Also Read Giving nature the right of way

Bisht and his family, agriculturalists and home-stay owners, still drink mountain spring water. Their relationship with water is sparkling and unfiltered—they use as little of it as possible and let the rest percolate into the mountain. Yet Bisht was unhappy with the cold September rain. What they needed, he told me, is gentle rain that fills the soil and water harvesting structures, not continuous, unpredictable rain that washes everything off, slipping and sliding over slopes, not allowing the mountain to drink up the water. What is the use of this rain? Bisht asked.

A Blue whistling thrush.
A Blue whistling thrush. (Neha Sinha)

Almost every other year, tourists arrive in the monsoon, go too close to rivers and get felled by water, say villagers near Mukteshwar. In Peora, as a sudden damp cold pervaded the land in between orange and red alerts, people reiterated local wisdom. Don’t stand under rock faces when storms come. Don’t drive when it’s raining. Let native trees grow and hold the soil down with their root-claws. Don’t wait for monsoonal bounty, save water year-round. Be scared of nature and respect it.

Also Read How climate change is wrecking the Himalaya

It is interesting that even as the Himalaya are lashed by climate change, there are several development plans for the mountains which will transform, almost terra-form, the area. All-weather roads between Pithoragarh and Banlekh have been built, and more are planned under Char Dham road projects. These involve blasting mountains for road widening. A first of its kind railway line, from Rishikesh to Karnaprayag, is being constructed; it will have over 50 bridges.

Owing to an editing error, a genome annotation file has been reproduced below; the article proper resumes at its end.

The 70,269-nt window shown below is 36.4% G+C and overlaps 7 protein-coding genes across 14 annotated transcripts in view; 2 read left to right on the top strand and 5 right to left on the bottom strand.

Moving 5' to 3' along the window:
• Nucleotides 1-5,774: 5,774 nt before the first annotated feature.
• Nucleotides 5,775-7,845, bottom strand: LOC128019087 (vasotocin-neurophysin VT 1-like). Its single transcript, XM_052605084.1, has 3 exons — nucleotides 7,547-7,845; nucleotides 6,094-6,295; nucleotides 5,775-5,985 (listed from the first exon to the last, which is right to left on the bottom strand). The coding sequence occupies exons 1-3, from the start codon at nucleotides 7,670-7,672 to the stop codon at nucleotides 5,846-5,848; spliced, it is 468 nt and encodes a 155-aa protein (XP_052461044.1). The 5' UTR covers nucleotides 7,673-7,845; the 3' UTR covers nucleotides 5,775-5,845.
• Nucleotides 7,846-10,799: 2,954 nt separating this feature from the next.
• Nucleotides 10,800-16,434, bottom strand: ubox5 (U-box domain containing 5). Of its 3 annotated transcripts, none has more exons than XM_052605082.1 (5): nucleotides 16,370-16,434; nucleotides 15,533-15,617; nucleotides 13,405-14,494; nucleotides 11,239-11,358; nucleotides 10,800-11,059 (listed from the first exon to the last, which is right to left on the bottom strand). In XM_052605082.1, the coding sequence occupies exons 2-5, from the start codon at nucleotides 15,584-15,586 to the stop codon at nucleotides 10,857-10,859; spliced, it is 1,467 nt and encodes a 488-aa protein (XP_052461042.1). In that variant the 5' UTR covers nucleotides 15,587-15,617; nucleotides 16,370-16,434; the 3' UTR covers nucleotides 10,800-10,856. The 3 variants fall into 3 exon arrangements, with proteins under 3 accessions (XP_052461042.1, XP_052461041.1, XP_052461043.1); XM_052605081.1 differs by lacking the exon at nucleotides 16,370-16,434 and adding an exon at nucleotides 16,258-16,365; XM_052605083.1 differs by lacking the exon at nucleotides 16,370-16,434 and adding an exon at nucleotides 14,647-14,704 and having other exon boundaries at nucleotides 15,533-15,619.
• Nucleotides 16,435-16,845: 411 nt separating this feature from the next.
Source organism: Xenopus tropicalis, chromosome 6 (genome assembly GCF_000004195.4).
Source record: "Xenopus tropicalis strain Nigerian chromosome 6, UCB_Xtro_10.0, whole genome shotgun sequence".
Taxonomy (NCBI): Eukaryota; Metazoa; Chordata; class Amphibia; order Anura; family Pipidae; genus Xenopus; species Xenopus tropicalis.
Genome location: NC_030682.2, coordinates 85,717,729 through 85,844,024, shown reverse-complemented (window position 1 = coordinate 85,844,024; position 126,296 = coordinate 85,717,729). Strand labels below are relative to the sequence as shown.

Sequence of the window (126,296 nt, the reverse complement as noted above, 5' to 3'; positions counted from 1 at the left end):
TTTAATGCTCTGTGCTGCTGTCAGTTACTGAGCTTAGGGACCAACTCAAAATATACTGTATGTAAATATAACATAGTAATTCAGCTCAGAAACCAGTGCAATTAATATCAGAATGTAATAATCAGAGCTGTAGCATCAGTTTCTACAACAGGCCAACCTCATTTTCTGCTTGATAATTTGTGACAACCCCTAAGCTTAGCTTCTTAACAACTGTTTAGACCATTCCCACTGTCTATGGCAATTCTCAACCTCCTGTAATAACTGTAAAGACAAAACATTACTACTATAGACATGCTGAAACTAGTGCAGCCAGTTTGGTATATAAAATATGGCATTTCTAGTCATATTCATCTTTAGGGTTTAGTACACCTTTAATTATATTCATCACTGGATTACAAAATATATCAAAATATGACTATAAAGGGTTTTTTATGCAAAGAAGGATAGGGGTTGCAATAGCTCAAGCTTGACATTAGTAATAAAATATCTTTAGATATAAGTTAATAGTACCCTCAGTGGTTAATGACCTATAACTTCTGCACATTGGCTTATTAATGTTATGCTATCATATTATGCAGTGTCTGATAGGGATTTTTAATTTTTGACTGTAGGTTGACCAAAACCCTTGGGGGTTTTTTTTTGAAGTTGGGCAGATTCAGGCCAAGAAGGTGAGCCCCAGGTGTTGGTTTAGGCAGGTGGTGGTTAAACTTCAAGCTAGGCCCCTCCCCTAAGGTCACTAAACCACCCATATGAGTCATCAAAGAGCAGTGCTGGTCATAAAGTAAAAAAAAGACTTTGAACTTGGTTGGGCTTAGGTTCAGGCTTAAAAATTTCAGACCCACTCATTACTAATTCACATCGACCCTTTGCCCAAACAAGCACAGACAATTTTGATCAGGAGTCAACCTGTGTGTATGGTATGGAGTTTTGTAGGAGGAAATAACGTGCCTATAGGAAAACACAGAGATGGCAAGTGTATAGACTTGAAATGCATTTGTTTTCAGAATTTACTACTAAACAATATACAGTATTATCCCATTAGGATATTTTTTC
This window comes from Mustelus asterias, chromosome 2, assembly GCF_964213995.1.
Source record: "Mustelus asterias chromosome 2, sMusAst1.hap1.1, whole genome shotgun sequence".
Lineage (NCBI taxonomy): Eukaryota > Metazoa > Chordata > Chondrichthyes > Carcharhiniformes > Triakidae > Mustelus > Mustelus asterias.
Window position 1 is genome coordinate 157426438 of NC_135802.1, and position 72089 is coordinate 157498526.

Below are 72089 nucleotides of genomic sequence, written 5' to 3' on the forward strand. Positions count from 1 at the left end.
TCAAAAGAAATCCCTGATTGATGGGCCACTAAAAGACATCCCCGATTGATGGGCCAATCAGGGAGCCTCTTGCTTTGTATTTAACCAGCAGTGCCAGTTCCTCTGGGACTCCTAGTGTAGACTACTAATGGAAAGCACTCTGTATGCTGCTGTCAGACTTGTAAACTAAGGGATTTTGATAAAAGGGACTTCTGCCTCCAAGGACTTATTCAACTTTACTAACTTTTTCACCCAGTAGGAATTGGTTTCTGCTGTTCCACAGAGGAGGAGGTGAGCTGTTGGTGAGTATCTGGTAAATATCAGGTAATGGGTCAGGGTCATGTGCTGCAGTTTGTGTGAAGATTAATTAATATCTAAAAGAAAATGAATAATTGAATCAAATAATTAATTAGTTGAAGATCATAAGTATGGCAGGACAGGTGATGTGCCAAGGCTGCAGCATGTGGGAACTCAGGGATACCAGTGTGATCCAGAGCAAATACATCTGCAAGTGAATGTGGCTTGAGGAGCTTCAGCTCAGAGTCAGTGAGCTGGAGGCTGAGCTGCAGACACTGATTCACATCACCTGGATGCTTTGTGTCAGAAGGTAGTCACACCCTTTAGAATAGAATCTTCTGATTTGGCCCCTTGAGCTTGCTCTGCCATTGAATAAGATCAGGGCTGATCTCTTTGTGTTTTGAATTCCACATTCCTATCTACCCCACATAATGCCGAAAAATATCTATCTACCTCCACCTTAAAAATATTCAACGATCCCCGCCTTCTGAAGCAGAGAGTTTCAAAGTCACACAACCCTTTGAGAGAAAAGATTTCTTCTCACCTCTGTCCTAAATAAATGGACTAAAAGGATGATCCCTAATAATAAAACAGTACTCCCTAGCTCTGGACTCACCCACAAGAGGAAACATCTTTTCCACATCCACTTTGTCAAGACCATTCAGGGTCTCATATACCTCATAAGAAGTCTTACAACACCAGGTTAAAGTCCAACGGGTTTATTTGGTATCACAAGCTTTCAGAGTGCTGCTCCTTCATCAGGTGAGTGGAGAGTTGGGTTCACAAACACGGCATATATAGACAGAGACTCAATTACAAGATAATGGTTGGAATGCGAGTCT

While connectivity is important, blasting and tunnelling in seismically active zones like the western Himalaya must be done with caution. Fragile slopes can tumble easily—and lashing rain and storms don’t help. In Pithoragarh, for instance, all-weather roads don’t last through the year. Any work in the mountains clearly needs to consider the looming threat of climate-induced natural hazards, seismic risks, and local wisdom on topography and hydrology.

Also Read How climate change is changing the Indian monsoon

If you are a tourist visiting the wildly popular Himalayan hill stations, a rockfall on the side of the road may be just another pretty problem. For people who live in the mountains, potentially dangerous development meant to aid tourism is something to be endured every day. Bisht and other villagers talk about a discomfort they now feel with the weather. Because the climate of one’s home place is like an old family house. A well-lived-in house, with temperamental creaking doors and suddenly slippery bathroom tiles, a house that whinges and wheezes, heats and cools, but still moves to a familiar rhythm. It is a ritualised cycle of comfort and discomfort. But with unpredictable storms, floods and water scarcity, the house of weather is beginning to feel feral.